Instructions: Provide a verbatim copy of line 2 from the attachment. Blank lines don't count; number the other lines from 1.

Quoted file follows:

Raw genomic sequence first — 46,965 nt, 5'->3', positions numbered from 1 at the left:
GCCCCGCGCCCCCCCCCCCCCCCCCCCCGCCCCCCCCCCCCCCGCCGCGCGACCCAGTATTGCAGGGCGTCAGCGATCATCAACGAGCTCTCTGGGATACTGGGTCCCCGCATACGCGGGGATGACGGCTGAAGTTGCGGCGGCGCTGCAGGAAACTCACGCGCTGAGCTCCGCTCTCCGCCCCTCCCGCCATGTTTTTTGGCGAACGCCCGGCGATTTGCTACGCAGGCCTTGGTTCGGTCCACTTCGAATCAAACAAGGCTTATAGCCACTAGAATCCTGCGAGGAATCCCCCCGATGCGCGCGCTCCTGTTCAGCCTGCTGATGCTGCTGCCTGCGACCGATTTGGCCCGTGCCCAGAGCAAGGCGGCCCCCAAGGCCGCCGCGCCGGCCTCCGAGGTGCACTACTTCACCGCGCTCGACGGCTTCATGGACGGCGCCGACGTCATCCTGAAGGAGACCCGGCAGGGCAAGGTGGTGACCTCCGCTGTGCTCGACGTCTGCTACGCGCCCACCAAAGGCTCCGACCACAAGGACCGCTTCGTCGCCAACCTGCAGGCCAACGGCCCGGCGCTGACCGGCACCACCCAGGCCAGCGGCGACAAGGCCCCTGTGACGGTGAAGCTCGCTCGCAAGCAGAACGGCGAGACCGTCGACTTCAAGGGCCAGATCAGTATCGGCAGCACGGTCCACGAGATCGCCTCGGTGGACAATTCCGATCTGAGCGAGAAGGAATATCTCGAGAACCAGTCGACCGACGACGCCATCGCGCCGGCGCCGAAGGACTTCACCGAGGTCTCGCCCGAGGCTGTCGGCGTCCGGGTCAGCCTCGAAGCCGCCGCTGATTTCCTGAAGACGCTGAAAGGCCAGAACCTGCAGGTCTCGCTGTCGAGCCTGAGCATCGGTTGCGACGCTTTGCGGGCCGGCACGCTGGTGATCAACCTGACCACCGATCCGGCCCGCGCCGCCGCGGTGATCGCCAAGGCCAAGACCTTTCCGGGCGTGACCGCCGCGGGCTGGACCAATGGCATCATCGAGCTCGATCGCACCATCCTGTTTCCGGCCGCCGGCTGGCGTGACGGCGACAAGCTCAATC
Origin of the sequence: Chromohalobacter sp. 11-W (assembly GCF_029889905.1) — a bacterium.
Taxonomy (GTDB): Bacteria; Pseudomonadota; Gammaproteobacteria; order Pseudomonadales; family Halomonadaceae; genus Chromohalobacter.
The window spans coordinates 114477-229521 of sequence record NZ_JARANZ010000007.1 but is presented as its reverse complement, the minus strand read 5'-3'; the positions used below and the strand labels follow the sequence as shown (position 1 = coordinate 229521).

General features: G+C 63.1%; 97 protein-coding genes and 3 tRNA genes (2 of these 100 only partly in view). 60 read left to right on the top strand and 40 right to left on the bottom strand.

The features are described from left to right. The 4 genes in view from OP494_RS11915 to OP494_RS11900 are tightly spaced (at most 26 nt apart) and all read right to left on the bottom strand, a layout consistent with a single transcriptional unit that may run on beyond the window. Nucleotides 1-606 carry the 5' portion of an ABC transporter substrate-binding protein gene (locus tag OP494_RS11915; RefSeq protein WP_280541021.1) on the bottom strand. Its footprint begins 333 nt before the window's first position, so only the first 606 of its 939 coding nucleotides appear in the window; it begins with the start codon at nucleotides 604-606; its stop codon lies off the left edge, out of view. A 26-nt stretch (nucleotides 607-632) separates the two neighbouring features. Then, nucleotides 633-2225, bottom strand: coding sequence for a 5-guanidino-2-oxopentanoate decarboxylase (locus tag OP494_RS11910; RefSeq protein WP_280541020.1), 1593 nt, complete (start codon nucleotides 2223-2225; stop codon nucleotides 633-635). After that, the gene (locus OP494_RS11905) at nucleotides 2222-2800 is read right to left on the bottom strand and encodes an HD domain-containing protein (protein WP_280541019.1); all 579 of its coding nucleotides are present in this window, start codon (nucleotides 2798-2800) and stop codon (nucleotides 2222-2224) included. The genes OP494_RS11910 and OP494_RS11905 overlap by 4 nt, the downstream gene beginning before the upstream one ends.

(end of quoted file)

GCCCCGCGCCCCCCCCCCCCCCCCCCCCGCCCCCCCCCCCCCCGCCGCGCGACCCAGTATTGCAGGGCGTCAGCGATCATCAACGAGCTCTCTGGGATACTGGGTCCCCGCATACGCGGGGATGACGGCTGAAGTTGCGGCGGCGCTGCAGGAAACTCACGCGCTGAGCTCCGCTCTCCGCCCCTCCCGCCATGTTTTTTGGCGAACGCCCGGCGATTTGCTACGCAGGCCTTGGTTCGGTCCACTTCGAATCAAACAAGGCTTATAGCCACTAGAATCCTGCGAGGAATCCCCCCGATGCGCGCGCTCCTGTTCAGCCTGCTGATGCTGCTGCCTGCGACCGATTTGGCCCGTGCCCAGAGCAAGGCGGCCCCCAAGGCCGCCGCGCCGGCCTCCGAGGTGCACTACTTCACCGCGCTCGACGGCTTCATGGACGGCGCCGACGTCATCCTGAAGGAGACCCGGCAGGGCAAGGTGGTGACCTCCGCTGTGCTCGACGTCTGCTACGCGCCCACCAAAGGCTCCGACCACAAGGACCGCTTCGTCGCCAACCTGCAGGCCAACGGCCCGGCGCTGACCGGCACCACCCAGGCCAGCGGCGACAAGGCCCCTGTGACGGTGAAGCTCGCTCGCAAGCAGAACGGCGAGACCGTCGACTTCAAGGGCCAGATCAGTATCGGCAGCACGGTCCACGAGATCGCCTCGGTGGACAATTCCGATCTGAGCGAGAAGGAATATCTCGAGAACCAGTCGACCGACGACGCCATCGCGCCGGCGCCGAAGGACTTCACCGAGGTCTCGCCCGAGGCTGTCGGCGTCCGGGTCAGCCTCGAAGCCGCCGCTGATTTCCTGAAGACGCTGAAAGGCCAGAACCTGCAGGTCTCGCTGTCGAGCCTGAGCATCGGTTGCGACGCTTTGCGGGCCGGCACGCTGGTGATCAACCTGACCACCGATCCGGCCCGCGCCGCCGCGGTGATCGCCAAGGCCAAGACCTTTCCGGGCGTGACCGCCGCGGGCTGGACCAATGGCATCATCGAGCTCGATCGCACCATCCTGTTTCCGGCCGCCGGCTGGCGTGACGGCGACAAGCTCAATC